Adding Tassels to a Rug!

June 1, 2017

Do you see that exclamation point firmly planted in the title of this post? That is because this is maybe one of my favorite diy’s I’ve done. It has completely opened my options for how I shop for rugs. And it transformed a mass produced one into something that feels much more expensive and vintage.

We have this 9×12 in our living room and I like it for its persian-y feel. I knew if I could swing adding some tassels it would go from good to awesome. (Although I paid about $500, upon writing this post I see the price for the 9×12 is down to $279 for a closeout sale!)


For my tassels, I searched for something sturdier than yarn, but softer than twine. And I wanted a white, which is one of the secondary colors in the rug. I found this sugar’n cream yarn in ecru at hobby lobby to be perfect. (Or here it is on amazon too). I bought a big one pound spool for $14 and you know with that 40% coupon lifestyle it was even cheaper. (I thought that would be way more than I needed, but I ended up using about half of it.) The only other tool needed is a latch hook like this one. I also got mine at hobby lobby, where it was like $2.

The process is very easy. I cut the string into seven inch pieces. (After some testing, I found that was the best length for the scale I liked. It ends up being about half that size in tassel form because you fold it in half, as you’ll see.) On the edge of the rug, I count out every five threads and then grab two threads (so threads number six and seven) with the rug hook. Fold two strings in half and around hook. Pull strings through rug threads. Remove hook. Put ends of string through loop and pull tight.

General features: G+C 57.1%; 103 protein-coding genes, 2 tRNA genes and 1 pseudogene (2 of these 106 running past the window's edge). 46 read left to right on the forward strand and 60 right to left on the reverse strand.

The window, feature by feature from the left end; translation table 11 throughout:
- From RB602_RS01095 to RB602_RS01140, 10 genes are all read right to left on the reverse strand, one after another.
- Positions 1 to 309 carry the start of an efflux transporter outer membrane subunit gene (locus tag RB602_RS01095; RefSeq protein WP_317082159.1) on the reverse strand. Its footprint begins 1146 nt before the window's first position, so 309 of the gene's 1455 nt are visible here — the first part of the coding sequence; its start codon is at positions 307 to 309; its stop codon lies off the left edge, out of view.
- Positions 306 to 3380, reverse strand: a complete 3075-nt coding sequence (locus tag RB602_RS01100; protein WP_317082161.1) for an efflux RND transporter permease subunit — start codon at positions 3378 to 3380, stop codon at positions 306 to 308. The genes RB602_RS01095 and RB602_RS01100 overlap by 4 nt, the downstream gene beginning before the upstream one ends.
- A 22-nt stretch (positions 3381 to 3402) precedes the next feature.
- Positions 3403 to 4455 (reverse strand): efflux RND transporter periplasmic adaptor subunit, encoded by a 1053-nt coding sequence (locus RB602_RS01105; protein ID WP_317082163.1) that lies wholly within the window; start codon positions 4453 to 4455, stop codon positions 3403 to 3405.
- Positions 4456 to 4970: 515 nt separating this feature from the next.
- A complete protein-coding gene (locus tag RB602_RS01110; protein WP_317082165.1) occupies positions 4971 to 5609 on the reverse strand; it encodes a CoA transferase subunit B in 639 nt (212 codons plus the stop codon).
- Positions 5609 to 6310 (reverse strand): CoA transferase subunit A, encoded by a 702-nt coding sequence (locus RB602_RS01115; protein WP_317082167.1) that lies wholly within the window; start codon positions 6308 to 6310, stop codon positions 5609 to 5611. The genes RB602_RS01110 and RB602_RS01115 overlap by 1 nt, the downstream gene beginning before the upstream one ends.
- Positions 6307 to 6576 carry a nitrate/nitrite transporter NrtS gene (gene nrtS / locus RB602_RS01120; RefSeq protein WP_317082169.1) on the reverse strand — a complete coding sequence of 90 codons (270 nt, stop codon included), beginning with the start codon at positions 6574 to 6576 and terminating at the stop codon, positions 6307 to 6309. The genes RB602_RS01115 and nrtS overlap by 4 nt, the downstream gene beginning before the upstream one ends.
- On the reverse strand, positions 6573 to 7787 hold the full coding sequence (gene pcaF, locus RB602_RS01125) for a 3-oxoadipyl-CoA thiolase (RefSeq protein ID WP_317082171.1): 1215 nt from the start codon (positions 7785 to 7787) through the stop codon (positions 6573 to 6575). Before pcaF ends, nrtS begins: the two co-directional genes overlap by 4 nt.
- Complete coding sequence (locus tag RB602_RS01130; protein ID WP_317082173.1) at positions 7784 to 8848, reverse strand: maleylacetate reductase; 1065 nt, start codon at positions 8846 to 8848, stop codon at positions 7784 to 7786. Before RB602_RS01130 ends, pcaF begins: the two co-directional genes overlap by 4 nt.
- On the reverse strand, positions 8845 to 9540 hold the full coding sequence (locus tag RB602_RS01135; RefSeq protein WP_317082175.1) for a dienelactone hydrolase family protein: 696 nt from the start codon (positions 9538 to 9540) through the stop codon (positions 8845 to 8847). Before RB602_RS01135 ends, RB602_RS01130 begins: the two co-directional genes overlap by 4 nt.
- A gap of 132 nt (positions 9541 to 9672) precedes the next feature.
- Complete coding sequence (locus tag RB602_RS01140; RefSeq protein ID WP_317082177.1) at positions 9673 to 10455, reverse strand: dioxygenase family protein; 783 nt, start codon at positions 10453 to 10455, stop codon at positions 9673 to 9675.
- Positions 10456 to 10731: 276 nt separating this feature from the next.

The pictures explain it best!


To complete the first side of the rug it was about eleven hours. And three of those hours was the first foot! It took a while to experiment with my technique and get going, but by the end you’ll be so much faster. The whole second side took me only six hours.

For me that is a long project, but when I think of most knitting, crochet, cross stitch, quilting-type things, that seems to be on par with how it goes. (Knitters, I wish I could be you.)


One way I thought about this project (and how I often think when we are diy-ing) is how much I get “paid” per hour. This rug was $500, but with the changes I made to it, I feel like it looks more like an antique persian that of this size would have easily cost $3,000. So for working seventeen hours total, I “earned” about $150 an hour (and the materials were negligible in cost). I know there are other factors, but I find this way of thinking inspiring.

Along with making the rug look much nicer, it adds a surprisingly large amount of texture and character to the room. I used to say our old brown love seat didn’t bother me that much, but the better everything else starts looking the more it stands out as not right in here. I just may begin love seat shopping. (Yes!!/Oy.)



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  • Katie

    Where did you get your rug from? And how large is it? i need a pretty large rug for my living room and i love the muted colors in this rug

  • Katie

    A year later, how dirty is the ecru fringe you added? I’m interested in adding fringe to an area rug of my own, but much of my research has suggested that whites and creams dirty easily. I have also considered greys. What would you recommend?

    • Rachel Schultz

      Ours looks great actually! Not noticeably different than when it was first put on.

  • Erin

    I am seriously amazed what a huge visual difference this makes. So creative and very pretty!

    • Rachel Schultz

      Thank Erin!

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